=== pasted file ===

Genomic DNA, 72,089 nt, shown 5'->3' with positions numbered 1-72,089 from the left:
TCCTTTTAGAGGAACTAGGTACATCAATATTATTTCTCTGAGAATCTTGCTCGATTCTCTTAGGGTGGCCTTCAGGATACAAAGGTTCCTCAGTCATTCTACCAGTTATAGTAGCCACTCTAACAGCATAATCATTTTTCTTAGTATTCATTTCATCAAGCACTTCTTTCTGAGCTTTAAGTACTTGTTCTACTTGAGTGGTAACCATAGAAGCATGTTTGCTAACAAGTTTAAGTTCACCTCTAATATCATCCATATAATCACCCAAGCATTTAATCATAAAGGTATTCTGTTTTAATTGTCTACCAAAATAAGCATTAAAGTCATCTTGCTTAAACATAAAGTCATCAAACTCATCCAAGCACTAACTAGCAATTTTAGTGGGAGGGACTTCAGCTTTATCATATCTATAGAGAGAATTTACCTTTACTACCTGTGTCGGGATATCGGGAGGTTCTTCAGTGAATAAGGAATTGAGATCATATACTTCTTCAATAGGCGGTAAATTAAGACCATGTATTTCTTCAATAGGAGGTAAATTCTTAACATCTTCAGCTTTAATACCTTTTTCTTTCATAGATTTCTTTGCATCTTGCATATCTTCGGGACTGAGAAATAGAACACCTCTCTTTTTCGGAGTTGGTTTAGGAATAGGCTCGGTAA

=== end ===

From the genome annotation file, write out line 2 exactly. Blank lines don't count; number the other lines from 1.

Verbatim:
TCCTTTTAGAGGAACTAGGTACATCAATATTATTTCTCTGAGAATCTTGCTCGATTCTCTTAGGGTGGCCTTCAGGATACAAAGGTTCCTCAGTCATTCTACCAGTTATAGTAGCCACTCTAACAGCATAATCATTTTTCTTAGTATTCATTTCATCAAGCACTTCTTTCTGAGCTTTAAGTACTTGTTCTACTTGAGTGGTAACCATAGAAGCATGTTTGCTAACAAGTTTAAGTTCACCTCTAATATCATCCATATAATCACCCAAGCATTTAATCATAAAGGTATTCTGTTTTAATTGTCTACCAAAATAAGCATTAAAGTCATCTTGCTTAAACATAAAGTCATCAAACTCATCCAAGCACTAACTAGCAATTTTAGTGGGAGGGACTTCAGCTTTATCATATCTATAGAGAGAATTTACCTTTACTACCTGTGTCGGGATATCGGGAGGTTCTTCAGTGAATAAGGAATTGAGATCATATACTTCTTCAATAGGCGGTAAATTAAGACCATGTATTTCTTCAATAGGAGGTAAATTCTTAACATCTTCAGCTTTAATACCTTTTTCTTTCATAGATTTCTTTGCATCTTGCATATCTTCGGGACTGAGAAATAGAACACCTCTCTTTTTCGGAGTTGGTTTAGGAATAGGCTCGGTAA